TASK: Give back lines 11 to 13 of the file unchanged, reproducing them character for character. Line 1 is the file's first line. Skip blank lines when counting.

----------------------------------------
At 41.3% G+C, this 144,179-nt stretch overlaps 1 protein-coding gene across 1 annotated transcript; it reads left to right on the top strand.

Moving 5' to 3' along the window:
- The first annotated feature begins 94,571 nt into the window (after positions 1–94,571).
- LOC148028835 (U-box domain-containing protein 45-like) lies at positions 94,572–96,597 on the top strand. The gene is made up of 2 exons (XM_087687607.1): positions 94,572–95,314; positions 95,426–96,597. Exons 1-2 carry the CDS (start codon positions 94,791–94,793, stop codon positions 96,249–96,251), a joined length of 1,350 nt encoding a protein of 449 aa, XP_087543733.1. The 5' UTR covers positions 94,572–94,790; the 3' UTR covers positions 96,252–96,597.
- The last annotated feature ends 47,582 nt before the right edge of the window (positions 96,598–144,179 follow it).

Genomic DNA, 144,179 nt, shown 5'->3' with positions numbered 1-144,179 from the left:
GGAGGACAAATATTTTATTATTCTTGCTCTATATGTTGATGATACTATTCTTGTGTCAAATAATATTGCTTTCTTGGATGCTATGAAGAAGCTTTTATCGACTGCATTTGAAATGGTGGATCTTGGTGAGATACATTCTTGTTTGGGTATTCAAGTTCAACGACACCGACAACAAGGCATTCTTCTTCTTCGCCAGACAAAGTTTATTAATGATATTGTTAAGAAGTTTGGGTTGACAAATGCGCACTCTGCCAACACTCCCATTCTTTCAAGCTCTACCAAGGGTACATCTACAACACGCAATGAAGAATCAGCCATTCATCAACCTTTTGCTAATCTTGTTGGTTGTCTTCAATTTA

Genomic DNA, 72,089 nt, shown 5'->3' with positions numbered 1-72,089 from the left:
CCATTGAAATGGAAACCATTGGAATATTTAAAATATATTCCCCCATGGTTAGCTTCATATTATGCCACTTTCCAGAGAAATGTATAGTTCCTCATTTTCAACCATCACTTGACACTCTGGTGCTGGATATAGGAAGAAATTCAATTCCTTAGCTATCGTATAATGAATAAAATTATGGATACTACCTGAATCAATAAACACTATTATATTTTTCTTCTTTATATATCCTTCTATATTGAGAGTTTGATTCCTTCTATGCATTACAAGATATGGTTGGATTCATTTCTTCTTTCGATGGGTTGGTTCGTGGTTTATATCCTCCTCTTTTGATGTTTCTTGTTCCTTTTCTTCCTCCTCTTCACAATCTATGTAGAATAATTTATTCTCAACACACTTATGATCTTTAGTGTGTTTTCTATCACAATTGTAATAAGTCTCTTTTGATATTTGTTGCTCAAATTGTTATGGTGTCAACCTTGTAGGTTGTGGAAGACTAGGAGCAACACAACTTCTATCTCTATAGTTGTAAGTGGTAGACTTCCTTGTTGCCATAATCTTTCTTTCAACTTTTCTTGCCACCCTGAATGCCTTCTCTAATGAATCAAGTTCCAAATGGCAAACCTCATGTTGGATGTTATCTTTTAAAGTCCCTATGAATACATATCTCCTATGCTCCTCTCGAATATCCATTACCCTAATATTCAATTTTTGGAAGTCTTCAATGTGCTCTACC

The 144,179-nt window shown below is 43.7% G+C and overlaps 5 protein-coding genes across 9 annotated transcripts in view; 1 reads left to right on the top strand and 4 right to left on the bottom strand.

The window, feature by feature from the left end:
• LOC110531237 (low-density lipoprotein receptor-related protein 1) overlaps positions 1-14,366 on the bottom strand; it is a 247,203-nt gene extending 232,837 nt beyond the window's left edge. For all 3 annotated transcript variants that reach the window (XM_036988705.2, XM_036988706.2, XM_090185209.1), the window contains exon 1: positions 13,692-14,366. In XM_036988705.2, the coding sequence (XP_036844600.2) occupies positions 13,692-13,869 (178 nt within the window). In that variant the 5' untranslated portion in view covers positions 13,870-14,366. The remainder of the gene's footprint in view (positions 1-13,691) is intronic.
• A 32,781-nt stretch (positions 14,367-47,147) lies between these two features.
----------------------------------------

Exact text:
The window, feature by feature from the left end:
• LOC110531237 (low-density lipoprotein receptor-related protein 1) overlaps positions 1-14,366 on the bottom strand; it is a 247,203-nt gene extending 232,837 nt beyond the window's left edge. For all 3 annotated transcript variants that reach the window (XM_036988705.2, XM_036988706.2, XM_090185209.1), the window contains exon 1: positions 13,692-14,366. In XM_036988705.2, the coding sequence (XP_036844600.2) occupies positions 13,692-13,869 (178 nt within the window). In that variant the 5' untranslated portion in view covers positions 13,870-14,366. The remainder of the gene's footprint in view (positions 1-13,691) is intronic.
• A 32,781-nt stretch (positions 14,367-47,147) lies between these two features.